Monsey is one of the many names that the Normans
brought with them when they conquered England
in 1066. The Monsey family lived in Sussex
. The name, however, is a reference to the family's place of residence prior to the Norman Conquest
in 1066, Monceaux, Normandy.
Early Origins of the Monsey family
The surname Monsey was first found in Sussex
where they held a family seat
as lords of the manor of Herstmonceux. They were descended from the ancient Lords of Maers and Monceaux, Counts of Nevers in Normandy
. They were granted lands in Sussex
and those branches, retaining the name Monceaux became the Lords of Monson, the Viscounts Castlemaine, and the Lords Sondes.
Another branch moved north into Cumberland soon after the Conquest: Hammond Monceaux was Sheriff of Cumberland in 1290, and it is there that the Mounsey branch is thought to have arisen.
About this time, Walter de Muncy, 1st Baron Muncy (d. c. 1309), was summoned to Parliament and was accordingly granted a peerage on 6 February 1299. This gentleman may be the same person referenced at Thornton in the West Riding of Yorkshire in early times. "This place in the reign of Edward I. belonged to Walter de Muncey, who obtained from that monarch the grant of a weekly market, and a fair on the festival of St. Thomas the Martyr and four following days." CITATION[CLOSE]
Lewis, Samuel, A Topographical Dictionary of England. Institute of Historical Research, 1848, Print.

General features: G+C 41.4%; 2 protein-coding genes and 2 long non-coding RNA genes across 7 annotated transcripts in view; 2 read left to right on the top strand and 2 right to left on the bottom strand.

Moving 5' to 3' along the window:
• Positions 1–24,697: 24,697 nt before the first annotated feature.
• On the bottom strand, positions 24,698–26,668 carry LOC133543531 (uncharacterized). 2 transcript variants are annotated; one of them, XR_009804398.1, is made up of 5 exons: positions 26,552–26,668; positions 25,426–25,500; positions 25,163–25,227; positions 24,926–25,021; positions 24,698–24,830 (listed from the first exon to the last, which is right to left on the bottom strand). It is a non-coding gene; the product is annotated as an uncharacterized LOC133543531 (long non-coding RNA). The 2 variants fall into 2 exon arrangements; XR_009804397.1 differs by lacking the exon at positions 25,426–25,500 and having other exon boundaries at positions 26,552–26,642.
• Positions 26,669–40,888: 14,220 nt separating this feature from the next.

Early History of the Monsey family
This web page shows only a small excerpt of our Monsey research.Another 267 words (19 lines of text) covering the years 1377, 1291, 1296, 1395 and 1686 are included under the topic Early Monsey History in all our PDF Extended History products and printed products wherever possible.
Monsey Spelling Variations
Anglo-Norman names tend to be marked by an enormous number of spelling variations
. This is largely due to the fact that Old and Middle English lacked any spelling rules when Norman French was introduced in the 11th century. The languages of the English courts at that time were French and Latin. These various languages mixed quite freely in the evolving social milieu. The final element of this mix is that medieval scribes spelled words according to their sounds rather than any definite rules, so a name was often spelled in as many different ways as the number of documents it appeared in. The name was spelled Mounsey, Mounsie, Mouncie, Mouncey, Mouncy, Muncey, Muncie, Mounceaus, Monceaux, Monceux, Monse and many more.
Early Notables of the Monsey family (pre 1700)
More information is included under the topic Early Monsey Notables in all our PDF Extended History products
and printed products wherever possible.
Migration of the Monsey family to the New World and Oceana
Some of the first settlers of this family name were:
Monsey Settlers in Canada in the 19th Century
- Joseph Monsey, who arrived in Ontario in 1871
Contemporary Notables of the name Monsey (post 1700)
- Derek Monsey, Actress and Novelist
The Monsey Motto
The motto was originally a war cry or slogan. Mottoes first began to be shown with arms in the 14th and 15th centuries, but were not in general use until the 17th century. Thus the oldest coats of arms generally do not include a motto. Mottoes seldom form part of the grant of arms: Under most heraldic authorities, a motto is an optional component of the coat of arms, and can be added to or changed at will; many families have chosen not to display a motto.
Motto: Semper paratus
Motto Translation: Always prepared.